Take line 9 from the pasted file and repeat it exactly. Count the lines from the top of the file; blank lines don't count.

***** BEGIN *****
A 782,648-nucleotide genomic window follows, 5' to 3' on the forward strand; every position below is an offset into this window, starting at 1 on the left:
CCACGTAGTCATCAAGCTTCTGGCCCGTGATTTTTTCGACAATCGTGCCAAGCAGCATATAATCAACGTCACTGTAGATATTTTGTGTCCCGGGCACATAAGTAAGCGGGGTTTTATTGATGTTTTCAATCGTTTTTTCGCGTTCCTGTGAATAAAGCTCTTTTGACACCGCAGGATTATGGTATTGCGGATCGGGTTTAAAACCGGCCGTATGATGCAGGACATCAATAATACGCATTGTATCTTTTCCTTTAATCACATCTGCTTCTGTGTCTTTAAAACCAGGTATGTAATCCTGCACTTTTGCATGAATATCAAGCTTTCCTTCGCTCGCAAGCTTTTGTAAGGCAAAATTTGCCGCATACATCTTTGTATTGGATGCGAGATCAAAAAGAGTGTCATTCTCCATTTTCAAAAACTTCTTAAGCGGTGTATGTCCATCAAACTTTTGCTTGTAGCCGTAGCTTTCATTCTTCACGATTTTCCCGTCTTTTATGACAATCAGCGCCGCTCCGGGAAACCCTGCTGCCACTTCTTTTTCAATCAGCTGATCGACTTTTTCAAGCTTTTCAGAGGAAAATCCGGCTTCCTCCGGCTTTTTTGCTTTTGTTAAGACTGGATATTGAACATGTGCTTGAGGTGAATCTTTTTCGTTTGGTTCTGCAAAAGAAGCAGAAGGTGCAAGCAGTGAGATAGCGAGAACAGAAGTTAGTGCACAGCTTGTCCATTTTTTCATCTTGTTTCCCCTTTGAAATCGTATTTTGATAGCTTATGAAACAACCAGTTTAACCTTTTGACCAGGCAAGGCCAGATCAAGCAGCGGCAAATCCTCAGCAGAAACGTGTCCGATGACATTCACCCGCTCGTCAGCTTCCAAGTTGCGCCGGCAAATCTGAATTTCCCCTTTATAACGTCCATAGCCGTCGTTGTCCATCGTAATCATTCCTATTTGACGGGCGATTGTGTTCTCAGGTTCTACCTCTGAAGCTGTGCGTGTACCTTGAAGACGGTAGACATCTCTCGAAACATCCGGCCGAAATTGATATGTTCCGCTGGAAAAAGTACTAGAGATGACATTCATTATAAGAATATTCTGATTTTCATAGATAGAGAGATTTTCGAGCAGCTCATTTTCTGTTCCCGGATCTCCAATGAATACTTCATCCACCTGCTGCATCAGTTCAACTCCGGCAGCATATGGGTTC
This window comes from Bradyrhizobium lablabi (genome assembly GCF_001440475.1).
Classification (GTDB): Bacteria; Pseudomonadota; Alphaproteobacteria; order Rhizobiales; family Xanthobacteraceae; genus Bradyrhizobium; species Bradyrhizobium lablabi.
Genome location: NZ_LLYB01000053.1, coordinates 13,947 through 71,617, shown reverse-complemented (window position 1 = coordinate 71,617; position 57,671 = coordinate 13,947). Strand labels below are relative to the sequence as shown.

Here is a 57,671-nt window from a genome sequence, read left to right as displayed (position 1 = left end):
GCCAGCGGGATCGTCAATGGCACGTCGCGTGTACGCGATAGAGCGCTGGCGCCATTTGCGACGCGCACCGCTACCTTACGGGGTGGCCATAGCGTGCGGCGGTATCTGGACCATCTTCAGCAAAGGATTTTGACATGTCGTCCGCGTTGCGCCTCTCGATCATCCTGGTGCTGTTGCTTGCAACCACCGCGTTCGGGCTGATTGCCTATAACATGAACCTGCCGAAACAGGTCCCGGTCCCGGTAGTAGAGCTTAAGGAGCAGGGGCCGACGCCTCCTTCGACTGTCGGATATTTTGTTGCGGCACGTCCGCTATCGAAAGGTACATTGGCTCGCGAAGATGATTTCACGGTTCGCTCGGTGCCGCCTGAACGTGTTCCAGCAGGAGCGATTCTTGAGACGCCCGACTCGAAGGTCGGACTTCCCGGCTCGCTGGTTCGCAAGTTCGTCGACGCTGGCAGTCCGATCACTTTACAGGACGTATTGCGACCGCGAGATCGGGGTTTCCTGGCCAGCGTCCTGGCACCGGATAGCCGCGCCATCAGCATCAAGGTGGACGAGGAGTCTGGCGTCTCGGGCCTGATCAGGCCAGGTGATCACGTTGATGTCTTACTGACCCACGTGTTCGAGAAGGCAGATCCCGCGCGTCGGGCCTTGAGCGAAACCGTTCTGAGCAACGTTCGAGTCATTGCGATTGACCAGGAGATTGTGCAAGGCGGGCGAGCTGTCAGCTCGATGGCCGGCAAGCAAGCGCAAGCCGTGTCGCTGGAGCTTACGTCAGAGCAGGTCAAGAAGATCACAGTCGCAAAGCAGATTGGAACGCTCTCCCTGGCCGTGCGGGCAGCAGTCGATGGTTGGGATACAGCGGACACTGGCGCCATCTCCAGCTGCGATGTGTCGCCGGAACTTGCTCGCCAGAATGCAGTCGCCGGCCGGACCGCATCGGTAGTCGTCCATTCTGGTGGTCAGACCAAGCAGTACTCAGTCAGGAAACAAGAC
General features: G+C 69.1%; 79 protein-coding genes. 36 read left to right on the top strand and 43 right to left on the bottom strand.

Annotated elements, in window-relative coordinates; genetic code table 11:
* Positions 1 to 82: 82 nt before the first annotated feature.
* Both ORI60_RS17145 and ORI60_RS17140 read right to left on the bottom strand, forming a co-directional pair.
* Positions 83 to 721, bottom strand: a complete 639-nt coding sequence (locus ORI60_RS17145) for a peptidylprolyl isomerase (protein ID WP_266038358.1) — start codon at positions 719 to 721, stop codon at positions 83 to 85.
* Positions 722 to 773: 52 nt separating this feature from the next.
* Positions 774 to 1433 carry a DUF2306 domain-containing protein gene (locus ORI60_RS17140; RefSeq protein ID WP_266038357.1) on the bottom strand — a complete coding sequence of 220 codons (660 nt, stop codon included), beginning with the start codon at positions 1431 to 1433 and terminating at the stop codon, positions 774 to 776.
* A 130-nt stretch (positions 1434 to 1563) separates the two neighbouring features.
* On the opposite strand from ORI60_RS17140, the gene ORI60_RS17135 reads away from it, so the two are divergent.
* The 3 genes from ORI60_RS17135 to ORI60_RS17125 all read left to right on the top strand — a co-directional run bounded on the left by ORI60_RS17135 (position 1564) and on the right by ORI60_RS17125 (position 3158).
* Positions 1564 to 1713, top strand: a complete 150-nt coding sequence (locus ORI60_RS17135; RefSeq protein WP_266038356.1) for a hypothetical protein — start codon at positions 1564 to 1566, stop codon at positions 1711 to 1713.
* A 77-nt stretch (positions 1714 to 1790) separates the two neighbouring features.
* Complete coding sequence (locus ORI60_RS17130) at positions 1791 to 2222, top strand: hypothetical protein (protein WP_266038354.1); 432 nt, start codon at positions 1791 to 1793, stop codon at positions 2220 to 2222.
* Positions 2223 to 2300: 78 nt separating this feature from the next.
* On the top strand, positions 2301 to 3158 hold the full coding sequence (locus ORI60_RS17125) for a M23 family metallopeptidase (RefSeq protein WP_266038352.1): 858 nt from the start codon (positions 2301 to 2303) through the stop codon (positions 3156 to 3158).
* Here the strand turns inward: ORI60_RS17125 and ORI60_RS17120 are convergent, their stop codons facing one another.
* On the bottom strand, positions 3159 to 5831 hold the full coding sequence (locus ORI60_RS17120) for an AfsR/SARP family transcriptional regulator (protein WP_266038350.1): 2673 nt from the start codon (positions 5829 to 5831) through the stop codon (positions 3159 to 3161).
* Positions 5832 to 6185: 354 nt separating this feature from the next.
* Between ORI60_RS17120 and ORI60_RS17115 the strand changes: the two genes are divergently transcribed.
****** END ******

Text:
Annotated elements, in window-relative coordinates; genetic code table 11: